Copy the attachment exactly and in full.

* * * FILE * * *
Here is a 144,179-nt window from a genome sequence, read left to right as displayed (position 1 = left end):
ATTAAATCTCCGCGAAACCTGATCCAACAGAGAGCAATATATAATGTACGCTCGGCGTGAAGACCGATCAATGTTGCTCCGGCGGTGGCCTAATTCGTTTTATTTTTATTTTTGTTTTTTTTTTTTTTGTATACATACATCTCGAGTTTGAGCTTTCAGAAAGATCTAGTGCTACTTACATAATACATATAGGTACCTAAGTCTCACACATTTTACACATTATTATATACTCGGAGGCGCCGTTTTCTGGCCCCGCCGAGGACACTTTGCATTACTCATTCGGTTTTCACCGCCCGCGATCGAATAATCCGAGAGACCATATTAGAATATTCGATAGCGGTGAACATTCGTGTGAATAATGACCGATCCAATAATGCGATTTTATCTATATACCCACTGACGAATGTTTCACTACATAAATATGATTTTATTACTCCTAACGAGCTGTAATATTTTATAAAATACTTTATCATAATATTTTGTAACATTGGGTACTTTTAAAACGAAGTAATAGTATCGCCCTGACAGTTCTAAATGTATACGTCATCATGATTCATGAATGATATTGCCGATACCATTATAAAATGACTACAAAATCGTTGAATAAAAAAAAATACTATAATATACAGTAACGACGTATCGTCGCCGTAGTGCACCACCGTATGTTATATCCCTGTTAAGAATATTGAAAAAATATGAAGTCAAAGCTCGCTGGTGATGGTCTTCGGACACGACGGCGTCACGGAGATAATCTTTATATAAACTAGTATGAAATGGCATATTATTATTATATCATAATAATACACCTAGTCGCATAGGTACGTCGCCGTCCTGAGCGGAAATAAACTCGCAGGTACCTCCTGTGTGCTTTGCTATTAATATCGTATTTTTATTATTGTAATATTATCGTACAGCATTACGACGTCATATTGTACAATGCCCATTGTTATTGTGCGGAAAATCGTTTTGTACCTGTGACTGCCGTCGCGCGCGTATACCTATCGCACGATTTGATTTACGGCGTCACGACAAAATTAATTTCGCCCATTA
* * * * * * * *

Here is a 144,179-nt window from a genome sequence, read left to right as displayed (position 1 = left end):
ATTAAATCTCCGCGAAACCTGATCCAACAGAGAGCAATATATAATGTACGCTCGGCGTGAAGACCGATCAATGTTGCTCCGGCGGTGGCCTAATTCGTTTTATTTTTATTTTTGTTTTTTTTTTTTTTGTATACATACATCTCGAGTTTGAGCTTTCAGAAAGATCTAGTGCTACTTACATAATACATATAGGTACCTAAGTCTCACACATTTTACACATTATTATATACTCGGAGGCGCCGTTTTCTGGCCCCGCCGAGGACACTTTGCATTACTCATTCGGTTTTCACCGCCCGCGATCGAATAATCCGAGAGACCATATTAGAATATTCGATAGCGGTGAACATTCGTGTGAATAATGACCGATCCAATAATGCGATTTTATCTATATACCCACTGACGAATGTTTCACTACATAAATATGATTTTATTACTCCTAACGAGCTGTAATATTTTATAAAATACTTTATCATAATATTTTGTAACATTGGGTACTTTTAAAACGAAGTAATAGTATCGCCCTGACAGTTCTAAATGTATACGTCATCATGATTCATGAATGATATTGCCGATACCATTATAAAATGACTACAAAATCGTTGAATAAAAAAAAATACTATAATATACAGTAACGACGTATCGTCGCCGTAGTGCACCACCGTATGTTATATCCCTGTTAAGAATATTGAAAAAATATGAAGTCAAAGCTCGCTGGTGATGGTCTTCGGACACGACGGCGTCACGGAGATAATCTTTATATAAACTAGTATGAAATGGCATATTATTATTATATCATAATAATACACCTAGTCGCATAGGTACGTCGCCGTCCTGAGCGGAAATAAACTCGCAGGTACCTCCTGTGTGCTTTGCTATTAATATCGTATTTTTATTATTGTAATATTATCGTACAGCATTACGACGTCATATTGTACAATGCCCATTGTTATTGTGCGGAAAATCGTTTTGTACCTGTGACTGCCGTCGCGCGCGTATACCTATCGCACGATTTGATTTACGGCGTCACGACAAAATTAATTTCGCCCATTA